This question was to get other opinions on an off the water argument. My adversary insists that the low brace is all he uses in rough conditions, unless dealing with a large wave coming from the side. He even states that he has less confidence in the high brace since he rarely uses it. On the other hand, I don’t have a preference, low or high, and am not really aware of how often I use each. I was very interested in other’s take on this.
Also the question of reflexive or split second braces is related. I paddle a Seda Ikkuma, and extremely stable boat, alternating with a Q700, a pretty stable boat. I also do not sally forth into off shore winds greater than 20. So 99% of my braces are precautionary or anticipatory, almost never reflexive.
low brace 90% of the time
use the high brace once your shoulder hits the water. Until then, low brace is almost always more effective and safer.
I too had no intention to offend if that
Was the case.
Whatever is fastest–like dabbing
That pretty much means some high-brace-like movement if paddling forward, low-brace-like if reverse paddling.
I think of them as similar to “dabbing” when mountain biking technical trails. Just a quick touch to keep the right side up, then back to propelling.
I think that is a good assessment. If the power face is loaded, a high brace is usually quicker and more instinctive. If the back face is loaded, a low brace applies.
If one has the time to actually anticipate the need for a brace, either can be used.
In modern whitewater kayaking, the power face is typically loaded more frequently and high braces are used more often. In fact, I have known skilled whitewater kayakers who have seldom, if ever thrown a low brace.
agree with you guys
Like Jay said above. “The paddle stroke itself is a brace and I can really lean on mine if I need to just by making it into a flatter angle.”
A surprise brace for me is usually just flattening the blade angle, getting my hips back under me, and continuing. So there’s not really a decision involved. It’s really more often during a maneuver than just paddling, as I try to use my edges to my advantage.
I’ve never really understood debates about this, other than I understand that many believe it should be avoided. I think it stems from trainers dealing with beginners and related injuries. I think learning a good, safe high brace should be practiced and drilled into muscle memory. In other words, not avoided, but done over and over and over and over…
I hate to think what happens when I take pride in never using a high brace, and then in an unexpected turbulent situation, I reflexively come down onto a high brace with my shoulder in a compromised position. It should not be used for the first time in rough water.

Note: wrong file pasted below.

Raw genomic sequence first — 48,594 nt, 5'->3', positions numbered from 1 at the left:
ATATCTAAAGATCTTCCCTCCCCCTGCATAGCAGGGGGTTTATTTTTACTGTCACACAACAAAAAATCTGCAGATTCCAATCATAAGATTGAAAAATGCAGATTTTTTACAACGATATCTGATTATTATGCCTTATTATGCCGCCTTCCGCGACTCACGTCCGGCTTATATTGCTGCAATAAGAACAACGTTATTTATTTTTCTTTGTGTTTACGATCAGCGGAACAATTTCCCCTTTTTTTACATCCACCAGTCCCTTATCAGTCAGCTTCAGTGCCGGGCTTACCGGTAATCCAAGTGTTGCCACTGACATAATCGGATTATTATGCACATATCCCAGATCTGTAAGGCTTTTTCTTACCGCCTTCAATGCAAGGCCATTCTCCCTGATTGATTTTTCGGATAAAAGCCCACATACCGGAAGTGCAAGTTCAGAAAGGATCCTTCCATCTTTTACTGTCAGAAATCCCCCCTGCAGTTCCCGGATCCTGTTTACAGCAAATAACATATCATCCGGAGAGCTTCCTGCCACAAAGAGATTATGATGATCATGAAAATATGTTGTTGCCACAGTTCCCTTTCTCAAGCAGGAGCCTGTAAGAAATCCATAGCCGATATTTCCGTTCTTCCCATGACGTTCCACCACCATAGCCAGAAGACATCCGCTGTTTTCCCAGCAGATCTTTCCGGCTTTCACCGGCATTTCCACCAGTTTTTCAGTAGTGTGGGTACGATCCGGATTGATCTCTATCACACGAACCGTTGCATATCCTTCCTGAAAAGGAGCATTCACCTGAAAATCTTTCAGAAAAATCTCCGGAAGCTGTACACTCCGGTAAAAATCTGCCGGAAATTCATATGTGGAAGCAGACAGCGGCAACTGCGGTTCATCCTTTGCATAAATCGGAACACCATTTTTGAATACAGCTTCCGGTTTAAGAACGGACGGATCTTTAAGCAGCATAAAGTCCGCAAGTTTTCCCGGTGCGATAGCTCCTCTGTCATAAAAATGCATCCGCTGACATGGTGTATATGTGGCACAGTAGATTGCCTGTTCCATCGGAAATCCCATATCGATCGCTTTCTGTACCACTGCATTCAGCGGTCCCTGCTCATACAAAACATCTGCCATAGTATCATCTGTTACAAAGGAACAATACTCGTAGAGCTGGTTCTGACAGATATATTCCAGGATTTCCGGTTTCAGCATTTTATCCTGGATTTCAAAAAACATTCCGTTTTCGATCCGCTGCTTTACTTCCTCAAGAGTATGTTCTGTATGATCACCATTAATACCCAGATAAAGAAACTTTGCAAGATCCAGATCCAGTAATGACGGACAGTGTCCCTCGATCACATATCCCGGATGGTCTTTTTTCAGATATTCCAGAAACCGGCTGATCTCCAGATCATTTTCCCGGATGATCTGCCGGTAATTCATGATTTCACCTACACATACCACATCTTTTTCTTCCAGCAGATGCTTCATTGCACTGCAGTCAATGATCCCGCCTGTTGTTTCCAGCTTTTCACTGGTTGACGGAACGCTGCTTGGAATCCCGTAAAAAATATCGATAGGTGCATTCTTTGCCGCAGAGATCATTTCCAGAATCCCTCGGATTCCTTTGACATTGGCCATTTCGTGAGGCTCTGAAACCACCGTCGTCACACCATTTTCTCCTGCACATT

Just about everyone regularly rolls in an extended arm high brace position. Rolling your shoulder back to extend the sweep, and then trying to pull yourself up with the paddle, is I think a common way for people to tweak a shoulder.
Shoulder paddling is another way to come down on your paddle with your shoulder in a compromised position. The more you keep your shoulders rolled forward, and use your torso to extend rotation in the place of that shoulder motion, the safer your shoulders are.
I can do pullups with my arms and elbows extended straight in the air, so it’s not really about that. So I just think it’s incredibly important for people venturing into rough water to have the safe high brace shoulder position engrained into muscle memory. And that takes dedicated practice vs. avoidance.
Isn’t shoulder injury always the basis for someone low-brace-centric?
Learn/Practice the Continuum…
low brace, high brace, roll… Use what you need, when you need it.
yes, but that doesn’t make sense
I agree it’s often a result of what you say. But my opinion is the low brace done properly actually exposes your shoulder more significantly than a high brace done properly.
Slush, that should not happen at all. The entire purpose of a low brace is to keep the paddle much lower to the hips than a high brace.
Shoulders get injured as a result of the elbows extending up to or above the shoulders. If you want to see the proof of this, put your hands over your head and have someone push on them - they will move easily because the shoulder is a very weak joint when the arms are high. Drop the elbows to 90 degrees and repeat. You will see the shoulder is in a much stronger position, but it is till weaker than if the elbows are well below the shoulders. Drop them further so the elbows are below the shoulder and you will find that here, you are very well protected from virtually any injury.
A low brace isn’t just a matter of which paddle face is used (if it were, there would be only the high brace and it would be used all the time since it is stronger), but also how the brace is applied. Elbows low and close to the body and keeping the hands below the chin, will keep the joints in a strong support position.
I have never seen an injury during a low brace, but in WW, I can imagine some impacts or forces that could exceed the strength of the joint. I don’t think a high brace would ever save someone from that type of injury unless if, perhaps, it was applied at the moment needed to keep the paddler from the zone where such an impact or force injury might occur.